Sure seems to me like that is what I am discovering on my 36 year old sweetie....

.
 

Dipstick

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Well, I actually like the metal lever moving metal rod thing. My lever really is loose as a goose though. I thought about making a metal detent for it. Sort of a plate with a notch to hold it in high range. I never looked to see if the high/low lever moves much due to transfer case movement. I'll have to check it out. What kinds of things make you think that "broken parts mean service" as it applies to your wrecker?
 

Mullaney

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Well, I actually like the metal lever moving metal rod thing. My lever really is loose as a goose though. I thought about making a metal detent for it. Sort of a plate with a notch to hold it in high range. I never looked to see if the high/low lever moves much due to transfer case movement. I'll have to check it out. What kinds of things make you think that "broken parts mean service" as it applies to your wrecker?
I just don't quite understand how a cable can be as good as a metal handle and linkage. By the left of the drivers seat, I have a PTO on off that is cable driven. Sometimes it works like a dream. Other times not so much. I found a grease fitting and shot it full over several days. Maybe I just WANT it to be better since I did that and maybe "better" is my imagination. The High / Low to the transfer case is like a mush box. I bump and play and cuss and sometimes it will actually let me drive the truck! Goes into neutral really well so the crane will function.

I dunno. Maybe I was just being a GOM (Grumpy Old Man). Still, it seems that from 1944 to 1984 things got fixed that weren't really broken. A metal linkage beats a cable every time in my brain. The only time cable is better is when you can't get a straight shot to the thing that needs to be "pushed or pulled".

Again, just my opinion. It might be easier to hunt down a problem with an extra hand in the seat - and me under the truck. As it is now I push or pull, climb down, look, climb up, push or pull, climb down and hope I spot something. It makes fixing things take a LOT longer than it should. And cold weather slows that entire process!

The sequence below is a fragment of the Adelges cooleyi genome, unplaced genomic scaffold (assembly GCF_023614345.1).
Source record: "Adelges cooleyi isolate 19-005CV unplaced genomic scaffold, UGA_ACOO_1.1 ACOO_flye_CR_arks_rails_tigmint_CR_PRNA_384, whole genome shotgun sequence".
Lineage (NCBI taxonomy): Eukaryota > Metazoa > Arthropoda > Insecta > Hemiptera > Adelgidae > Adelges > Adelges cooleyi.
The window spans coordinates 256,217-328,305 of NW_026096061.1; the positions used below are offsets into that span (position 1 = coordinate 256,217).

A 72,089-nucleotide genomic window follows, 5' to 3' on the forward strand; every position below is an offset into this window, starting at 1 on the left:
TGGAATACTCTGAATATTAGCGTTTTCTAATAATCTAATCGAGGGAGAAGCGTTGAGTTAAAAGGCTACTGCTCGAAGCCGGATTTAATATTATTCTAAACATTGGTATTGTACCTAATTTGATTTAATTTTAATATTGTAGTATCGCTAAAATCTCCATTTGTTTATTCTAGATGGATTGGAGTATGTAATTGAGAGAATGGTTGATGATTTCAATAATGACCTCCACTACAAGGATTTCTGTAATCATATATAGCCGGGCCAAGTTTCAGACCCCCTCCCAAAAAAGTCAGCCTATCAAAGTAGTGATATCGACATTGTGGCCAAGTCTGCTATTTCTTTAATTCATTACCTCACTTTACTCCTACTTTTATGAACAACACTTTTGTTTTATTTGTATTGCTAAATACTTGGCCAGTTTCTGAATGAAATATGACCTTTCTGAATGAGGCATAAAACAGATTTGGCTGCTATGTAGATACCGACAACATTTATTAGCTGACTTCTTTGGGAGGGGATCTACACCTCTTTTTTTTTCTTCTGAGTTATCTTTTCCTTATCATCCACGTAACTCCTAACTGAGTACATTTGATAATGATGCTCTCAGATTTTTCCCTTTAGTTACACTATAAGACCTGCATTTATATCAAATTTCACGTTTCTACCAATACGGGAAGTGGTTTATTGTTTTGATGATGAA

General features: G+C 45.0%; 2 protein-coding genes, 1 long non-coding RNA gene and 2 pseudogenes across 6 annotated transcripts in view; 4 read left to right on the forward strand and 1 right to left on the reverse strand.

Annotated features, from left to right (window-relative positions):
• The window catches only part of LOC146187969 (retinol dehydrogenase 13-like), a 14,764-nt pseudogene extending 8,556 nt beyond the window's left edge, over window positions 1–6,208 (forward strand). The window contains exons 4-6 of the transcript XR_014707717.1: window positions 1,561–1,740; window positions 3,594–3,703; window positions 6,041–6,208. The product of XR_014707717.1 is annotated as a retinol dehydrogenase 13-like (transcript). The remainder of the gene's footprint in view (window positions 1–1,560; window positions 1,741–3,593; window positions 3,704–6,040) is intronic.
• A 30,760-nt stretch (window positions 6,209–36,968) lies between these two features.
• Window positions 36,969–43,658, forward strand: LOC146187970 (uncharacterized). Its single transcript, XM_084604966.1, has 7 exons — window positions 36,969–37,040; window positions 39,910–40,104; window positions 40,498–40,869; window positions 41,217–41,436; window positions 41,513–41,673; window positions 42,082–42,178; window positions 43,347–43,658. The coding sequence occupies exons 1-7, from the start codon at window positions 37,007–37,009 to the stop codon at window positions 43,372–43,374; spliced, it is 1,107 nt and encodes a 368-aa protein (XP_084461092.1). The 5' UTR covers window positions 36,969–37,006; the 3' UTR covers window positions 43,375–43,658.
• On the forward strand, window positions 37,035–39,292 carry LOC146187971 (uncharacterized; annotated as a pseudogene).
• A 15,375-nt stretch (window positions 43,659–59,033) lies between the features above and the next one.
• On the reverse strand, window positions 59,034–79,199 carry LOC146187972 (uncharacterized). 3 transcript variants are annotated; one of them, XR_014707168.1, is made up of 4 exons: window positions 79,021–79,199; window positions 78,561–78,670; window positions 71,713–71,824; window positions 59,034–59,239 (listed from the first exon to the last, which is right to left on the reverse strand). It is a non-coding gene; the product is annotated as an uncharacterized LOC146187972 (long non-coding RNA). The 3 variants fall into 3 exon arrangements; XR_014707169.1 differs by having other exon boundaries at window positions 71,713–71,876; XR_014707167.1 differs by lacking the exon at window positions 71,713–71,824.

It could be worse though... I could just not have a toy to play with at all :unsure:

----

Years ago we used to make a metal plate on a hinge to keep the winch from getting knocked into gear. I would bet the possibilities of a high range lock plate are pretty good. Needs to fit the lever pretty close so it can't get bumped half way between high and neutral, but I bet that could easily be done.
 

cattlerepairman

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Also factor in the ape operator problem. A solid lever with solid linkage operated by a 250 lbs moron can impart forces able to cause expensive breakage.

A cable or air operated shifter limits (but not eliminates) the damage the ape can cause.

The quest for idiot proof systems causes nature to produce better idiots.

Sent from my SM-G950W using Tapatalk
 

Mullaney

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Also factor in the ape operator problem. A solid lever with solid linkage operated by a 250 lbs moron can impart forces able to cause expensive breakage.

A cable or air operated shifter limits (but not eliminates) the damage the ape can cause.

The quest for idiot proof systems causes nature to produce better idiots.

Sent from my SM-G950W using Tapatalk
Yessir. I guess that pretty much sums it up cattlerepairman .

Breaking stuff never got us out of any sort of work and generally "a broken something" caused manual labor. I wonder if "back in the day" a truck was assigned to a particular person - and that person caught lots of grief if it got torn up...?
 

Dipstick

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Also factor in the ape operator problem. A solid lever with solid linkage operated by a 250 lbs moron can impart forces able to cause expensive breakage.

A cable or air operated shifter limits (but not eliminates) the damage the ape can cause.

The quest for idiot proof systems causes nature to produce better idiots.

Sent from my SM-G950W using Tapatalk
I mostly agree. The air shift transfer case mechanism is a great example. It's easy to operate. The air valve made it practical to include the integral switch for the in/out light , which is valuable information for the driver. The cylinder itself is easy to replace. I've replaced mine. The parking brake cable is an example of how cable operated linkages can go wrong. I replaced mine, because the cable itself froze to it's inner jacket making it impossible to operate the drum brake. I've got the feeling it may be happening again, because yesterday I noticed the handbrake lever was pretty hard to pull up. There's really no way to lubricate it and it's a pain to change without a soldier B.